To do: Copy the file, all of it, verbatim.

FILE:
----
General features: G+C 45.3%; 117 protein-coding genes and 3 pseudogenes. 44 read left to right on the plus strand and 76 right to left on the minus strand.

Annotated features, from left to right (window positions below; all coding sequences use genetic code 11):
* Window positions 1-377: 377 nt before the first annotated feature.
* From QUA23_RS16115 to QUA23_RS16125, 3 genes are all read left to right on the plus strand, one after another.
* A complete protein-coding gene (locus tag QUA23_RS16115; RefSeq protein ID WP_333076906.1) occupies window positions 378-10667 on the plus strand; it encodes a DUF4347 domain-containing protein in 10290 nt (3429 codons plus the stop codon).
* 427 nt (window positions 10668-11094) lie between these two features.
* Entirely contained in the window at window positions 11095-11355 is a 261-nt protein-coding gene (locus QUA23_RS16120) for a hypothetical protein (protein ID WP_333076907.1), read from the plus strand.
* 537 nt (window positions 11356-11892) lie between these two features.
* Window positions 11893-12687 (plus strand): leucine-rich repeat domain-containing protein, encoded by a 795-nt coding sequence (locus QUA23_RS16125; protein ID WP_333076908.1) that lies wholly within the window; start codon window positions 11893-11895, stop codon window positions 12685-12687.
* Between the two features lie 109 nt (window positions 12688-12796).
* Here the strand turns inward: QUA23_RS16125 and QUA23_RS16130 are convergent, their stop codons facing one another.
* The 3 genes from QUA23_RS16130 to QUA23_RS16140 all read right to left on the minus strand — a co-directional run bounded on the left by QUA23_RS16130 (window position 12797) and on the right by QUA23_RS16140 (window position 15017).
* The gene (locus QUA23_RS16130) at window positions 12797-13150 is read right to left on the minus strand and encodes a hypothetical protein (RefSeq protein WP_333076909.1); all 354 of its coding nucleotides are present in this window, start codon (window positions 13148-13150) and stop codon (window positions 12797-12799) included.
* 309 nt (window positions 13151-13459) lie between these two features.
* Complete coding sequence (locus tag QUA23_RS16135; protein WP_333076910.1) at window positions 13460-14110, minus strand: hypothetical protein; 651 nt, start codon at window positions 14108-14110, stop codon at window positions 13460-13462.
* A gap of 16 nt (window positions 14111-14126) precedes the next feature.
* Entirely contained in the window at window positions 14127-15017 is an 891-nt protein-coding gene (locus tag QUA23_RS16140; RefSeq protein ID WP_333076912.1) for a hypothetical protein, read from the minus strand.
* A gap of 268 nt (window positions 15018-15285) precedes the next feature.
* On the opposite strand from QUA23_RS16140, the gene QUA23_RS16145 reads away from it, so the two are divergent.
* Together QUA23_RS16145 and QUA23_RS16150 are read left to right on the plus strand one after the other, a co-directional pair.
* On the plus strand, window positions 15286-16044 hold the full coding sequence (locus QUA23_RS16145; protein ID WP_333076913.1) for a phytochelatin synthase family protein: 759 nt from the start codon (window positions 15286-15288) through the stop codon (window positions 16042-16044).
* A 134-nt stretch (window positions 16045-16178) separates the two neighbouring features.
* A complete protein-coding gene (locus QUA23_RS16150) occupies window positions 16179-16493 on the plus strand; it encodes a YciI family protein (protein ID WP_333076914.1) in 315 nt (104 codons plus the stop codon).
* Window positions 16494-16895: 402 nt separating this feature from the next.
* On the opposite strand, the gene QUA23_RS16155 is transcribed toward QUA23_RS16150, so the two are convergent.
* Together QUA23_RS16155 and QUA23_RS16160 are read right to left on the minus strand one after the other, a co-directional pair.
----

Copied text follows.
General features: G+C 45.3%; 117 protein-coding genes and 3 pseudogenes. 44 read left to right on the plus strand and 76 right to left on the minus strand.

Annotated features, from left to right (window positions below; all coding sequences use genetic code 11):
* Window positions 1-377: 377 nt before the first annotated feature.
* From QUA23_RS16115 to QUA23_RS16125, 3 genes are all read left to right on the plus strand, one after another.
* A complete protein-coding gene (locus tag QUA23_RS16115; RefSeq protein ID WP_333076906.1) occupies window positions 378-10667 on the plus strand; it encodes a DUF4347 domain-containing protein in 10290 nt (3429 codons plus the stop codon).
* 427 nt (window positions 10668-11094) lie between these two features.
* Entirely contained in the window at window positions 11095-11355 is a 261-nt protein-coding gene (locus QUA23_RS16120) for a hypothetical protein (protein ID WP_333076907.1), read from the plus strand.
* 537 nt (window positions 11356-11892) lie between these two features.
* Window positions 11893-12687 (plus strand): leucine-rich repeat domain-containing protein, encoded by a 795-nt coding sequence (locus QUA23_RS16125; protein ID WP_333076908.1) that lies wholly within the window; start codon window positions 11893-11895, stop codon window positions 12685-12687.
* Between the two features lie 109 nt (window positions 12688-12796).
* Here the strand turns inward: QUA23_RS16125 and QUA23_RS16130 are convergent, their stop codons facing one another.
* The 3 genes from QUA23_RS16130 to QUA23_RS16140 all read right to left on the minus strand — a co-directional run bounded on the left by QUA23_RS16130 (window position 12797) and on the right by QUA23_RS16140 (window position 15017).
* The gene (locus QUA23_RS16130) at window positions 12797-13150 is read right to left on the minus strand and encodes a hypothetical protein (RefSeq protein WP_333076909.1); all 354 of its coding nucleotides are present in this window, start codon (window positions 13148-13150) and stop codon (window positions 12797-12799) included.
* 309 nt (window positions 13151-13459) lie between these two features.
* Complete coding sequence (locus tag QUA23_RS16135; protein WP_333076910.1) at window positions 13460-14110, minus strand: hypothetical protein; 651 nt, start codon at window positions 14108-14110, stop codon at window positions 13460-13462.
* A gap of 16 nt (window positions 14111-14126) precedes the next feature.
* Entirely contained in the window at window positions 14127-15017 is an 891-nt protein-coding gene (locus tag QUA23_RS16140; RefSeq protein ID WP_333076912.1) for a hypothetical protein, read from the minus strand.
* A gap of 268 nt (window positions 15018-15285) precedes the next feature.
* On the opposite strand from QUA23_RS16140, the gene QUA23_RS16145 reads away from it, so the two are divergent.
* Together QUA23_RS16145 and QUA23_RS16150 are read left to right on the plus strand one after the other, a co-directional pair.
* On the plus strand, window positions 15286-16044 hold the full coding sequence (locus QUA23_RS16145; protein ID WP_333076913.1) for a phytochelatin synthase family protein: 759 nt from the start codon (window positions 15286-15288) through the stop codon (window positions 16042-16044).
* A 134-nt stretch (window positions 16045-16178) separates the two neighbouring features.
* A complete protein-coding gene (locus QUA23_RS16150) occupies window positions 16179-16493 on the plus strand; it encodes a YciI family protein (protein ID WP_333076914.1) in 315 nt (104 codons plus the stop codon).
* Window positions 16494-16895: 402 nt separating this feature from the next.
* On the opposite strand, the gene QUA23_RS16155 is transcribed toward QUA23_RS16150, so the two are convergent.
* Together QUA23_RS16155 and QUA23_RS16160 are read right to left on the minus strand one after the other, a co-directional pair.